In addition, the existence of a criminal statute in this State that renders the destruction of evidence a criminal offense makes it further unnecessary for the Court to recognize a tort of spoliation of evidence. As the parties have acknowledged, 11 Del. C. § 1269, entitled "Tampering with physical evidence; class G felony," provides, in pertinent part:

A person is guilty of tampering with physical evidence when ... [b]elieving that certain physical evidence is about to be produced or used in an official proceeding or a prospective official proceeding, and intending to prevent its production or use, the person suppresses it by any act of concealment, alteration or destruction, or by employing force, intimidation or deception against any person.

11 Del. C. § 1269(2). Plaintiffs argue that the criminal statute has lost its deterrent capability because it has not been relied upon by the courts. They argue that recognition of a tort of spoliation of evidence would provide such deterrence.

The Court, however, believes that 11 Del. C. § 1269 provides sufficient deterrence from altering, destroying or otherwise tampering with evidence. It would be repetitive for the Court to recognize new tort-based causes of action for tampering with or destroying evidence when a criminal statute has already been enacted to deter such acts. Furthermore, contrary to plaintiffs' assertion, 11 Del. C. § 1269 has been relied upon in attempting to punish parties for tampering with evidence. See, e.g., Matter of Sutton, Del.Super., Cr. A. No. 96M-08-024, Cooch, J., 1996 WL 659002 (Aug. 30, 1996); State v. Parretti, Cr. A. Nos. IN92-07-1338 and IN92-07-1339, Cooch, J., 1995 WL 269889 (Apr. 17, 1995); State v. Foster, Cr. A. No. IN89-10-0238, Tolliver, J., 1994 WL 164632 (Apr. 27, 1994).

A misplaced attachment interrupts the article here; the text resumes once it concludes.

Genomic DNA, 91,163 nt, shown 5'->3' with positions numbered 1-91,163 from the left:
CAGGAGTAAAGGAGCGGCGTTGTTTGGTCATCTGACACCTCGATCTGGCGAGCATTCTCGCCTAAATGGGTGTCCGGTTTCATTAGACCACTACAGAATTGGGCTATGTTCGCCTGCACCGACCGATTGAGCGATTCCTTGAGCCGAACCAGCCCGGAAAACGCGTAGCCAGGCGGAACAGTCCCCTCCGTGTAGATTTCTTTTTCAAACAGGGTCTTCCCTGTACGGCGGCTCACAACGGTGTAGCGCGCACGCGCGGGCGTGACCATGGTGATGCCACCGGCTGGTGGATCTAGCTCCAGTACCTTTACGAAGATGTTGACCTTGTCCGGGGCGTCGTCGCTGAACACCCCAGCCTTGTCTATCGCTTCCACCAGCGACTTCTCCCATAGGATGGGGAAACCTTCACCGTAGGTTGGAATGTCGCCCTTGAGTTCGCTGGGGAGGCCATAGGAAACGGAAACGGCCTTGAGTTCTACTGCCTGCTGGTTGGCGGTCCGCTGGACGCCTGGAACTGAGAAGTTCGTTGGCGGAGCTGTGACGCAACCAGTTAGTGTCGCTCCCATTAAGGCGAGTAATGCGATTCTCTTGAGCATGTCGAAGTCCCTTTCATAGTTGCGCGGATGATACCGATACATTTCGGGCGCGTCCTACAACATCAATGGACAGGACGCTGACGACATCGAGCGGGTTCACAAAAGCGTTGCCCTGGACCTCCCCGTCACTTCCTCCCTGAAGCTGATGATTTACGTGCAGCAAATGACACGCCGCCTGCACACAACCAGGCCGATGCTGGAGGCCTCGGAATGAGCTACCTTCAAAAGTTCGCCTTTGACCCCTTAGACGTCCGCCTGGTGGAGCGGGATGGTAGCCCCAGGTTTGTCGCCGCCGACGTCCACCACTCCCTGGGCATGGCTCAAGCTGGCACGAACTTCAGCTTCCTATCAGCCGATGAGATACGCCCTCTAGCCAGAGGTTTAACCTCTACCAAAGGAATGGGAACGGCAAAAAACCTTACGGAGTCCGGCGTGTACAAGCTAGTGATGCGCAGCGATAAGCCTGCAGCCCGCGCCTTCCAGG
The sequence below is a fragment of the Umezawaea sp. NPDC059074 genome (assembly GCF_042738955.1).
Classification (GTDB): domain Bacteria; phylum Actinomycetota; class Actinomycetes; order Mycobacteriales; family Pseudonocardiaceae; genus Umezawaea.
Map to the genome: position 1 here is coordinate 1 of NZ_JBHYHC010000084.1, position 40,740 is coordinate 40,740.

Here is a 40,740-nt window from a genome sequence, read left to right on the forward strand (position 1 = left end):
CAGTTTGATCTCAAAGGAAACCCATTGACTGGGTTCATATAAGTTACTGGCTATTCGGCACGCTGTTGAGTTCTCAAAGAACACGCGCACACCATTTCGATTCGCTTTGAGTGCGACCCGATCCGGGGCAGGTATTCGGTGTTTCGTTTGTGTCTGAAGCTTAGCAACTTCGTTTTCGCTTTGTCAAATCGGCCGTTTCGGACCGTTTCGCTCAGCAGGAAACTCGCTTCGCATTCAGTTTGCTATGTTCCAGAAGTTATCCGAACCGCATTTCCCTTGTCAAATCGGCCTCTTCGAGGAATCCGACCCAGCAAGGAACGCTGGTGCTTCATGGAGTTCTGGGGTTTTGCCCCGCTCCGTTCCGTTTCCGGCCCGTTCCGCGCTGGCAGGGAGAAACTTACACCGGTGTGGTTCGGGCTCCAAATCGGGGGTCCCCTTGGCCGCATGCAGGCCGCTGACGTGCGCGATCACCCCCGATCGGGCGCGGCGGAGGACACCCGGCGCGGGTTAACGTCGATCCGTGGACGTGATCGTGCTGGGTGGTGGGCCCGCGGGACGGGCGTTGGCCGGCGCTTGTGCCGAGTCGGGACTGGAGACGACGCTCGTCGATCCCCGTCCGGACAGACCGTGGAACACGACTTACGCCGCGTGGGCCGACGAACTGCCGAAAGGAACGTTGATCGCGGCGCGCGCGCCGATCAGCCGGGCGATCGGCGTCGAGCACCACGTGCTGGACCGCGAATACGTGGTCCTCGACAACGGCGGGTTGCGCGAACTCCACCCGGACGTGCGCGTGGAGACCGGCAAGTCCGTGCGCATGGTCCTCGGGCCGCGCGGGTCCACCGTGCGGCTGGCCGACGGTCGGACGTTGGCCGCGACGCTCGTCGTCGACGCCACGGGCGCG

This Court is not the first to refuse to recognize these causes of action based on the existence of an adequate criminal remedy. In so holding, the Court joins the numerous courts from other jurisdictions that have refused to recognize actions for negligent or intentional spoliation of evidence based in whole or in part upon the existence of an adequate criminal penalty. See Hirsch v. General Motors Corp., N.J.Super.L., 266 N.J.Super. 222, 628 A.2d 1108, 1114 (1993) (citing Pati Jo Pofahl, Smith v. Superior Court: A New Tort of Intentional Spoliation of Evidence, 69 Minn. L.Rev. 961, 966 (1985) (citations therein)).

III. CONCLUSION

For the reasons stated above, the Court refuses to recognize independent causes of action based on negligent or intentional spoliation of evidence. Accordingly, Plaintiffs' motion to amend their Complaint to include counts for negligent and intentional spoliation of evidence is DENIED.

IT IS SO ORDERED.

FootNotes


1. For a similar approach in criminal cases, see Lolly v. State, Del.Supr., 611 A.2d 956 (1992); Hammond v. State, Del.Supr., 569 A.2d 81 (1989); and Deberry v. State, Del.Supr., 457 A.2d 744 (1983).